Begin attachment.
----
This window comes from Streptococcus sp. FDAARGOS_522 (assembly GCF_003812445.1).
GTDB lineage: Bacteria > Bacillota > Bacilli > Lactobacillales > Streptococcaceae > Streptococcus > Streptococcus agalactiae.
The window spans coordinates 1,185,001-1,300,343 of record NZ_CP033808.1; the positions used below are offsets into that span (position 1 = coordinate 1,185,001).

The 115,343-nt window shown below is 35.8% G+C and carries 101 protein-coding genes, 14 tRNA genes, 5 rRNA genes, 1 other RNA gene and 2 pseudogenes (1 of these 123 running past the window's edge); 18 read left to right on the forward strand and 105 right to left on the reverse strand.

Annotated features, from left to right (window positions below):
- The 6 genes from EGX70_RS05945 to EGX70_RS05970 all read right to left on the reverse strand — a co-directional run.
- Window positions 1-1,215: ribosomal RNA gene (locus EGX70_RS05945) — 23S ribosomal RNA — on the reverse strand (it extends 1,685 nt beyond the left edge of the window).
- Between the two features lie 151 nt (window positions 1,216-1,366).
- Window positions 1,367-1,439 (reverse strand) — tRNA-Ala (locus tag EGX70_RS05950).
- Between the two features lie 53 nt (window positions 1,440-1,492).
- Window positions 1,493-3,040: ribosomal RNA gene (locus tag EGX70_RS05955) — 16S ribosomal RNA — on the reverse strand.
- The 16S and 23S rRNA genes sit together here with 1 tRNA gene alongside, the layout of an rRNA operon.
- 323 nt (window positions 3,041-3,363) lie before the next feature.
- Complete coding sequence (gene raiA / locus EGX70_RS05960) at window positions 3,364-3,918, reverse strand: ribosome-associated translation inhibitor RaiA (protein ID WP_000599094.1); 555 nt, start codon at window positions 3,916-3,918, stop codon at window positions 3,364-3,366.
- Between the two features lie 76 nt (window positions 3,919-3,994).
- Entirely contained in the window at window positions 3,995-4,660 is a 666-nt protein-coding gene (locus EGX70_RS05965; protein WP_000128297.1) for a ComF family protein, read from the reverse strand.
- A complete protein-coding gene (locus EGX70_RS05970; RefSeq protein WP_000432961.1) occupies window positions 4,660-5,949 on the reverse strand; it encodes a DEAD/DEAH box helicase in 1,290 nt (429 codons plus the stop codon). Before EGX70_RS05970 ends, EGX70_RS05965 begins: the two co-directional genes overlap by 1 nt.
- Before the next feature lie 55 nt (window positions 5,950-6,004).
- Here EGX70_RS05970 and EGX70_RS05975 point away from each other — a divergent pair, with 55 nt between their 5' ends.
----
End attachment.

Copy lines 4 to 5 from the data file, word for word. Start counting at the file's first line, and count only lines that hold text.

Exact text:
The 115,343-nt window shown below is 35.8% G+C and carries 101 protein-coding genes, 14 tRNA genes, 5 rRNA genes, 1 other RNA gene and 2 pseudogenes (1 of these 123 running past the window's edge); 18 read left to right on the forward strand and 105 right to left on the reverse strand.

Annotated features, from left to right (window positions below):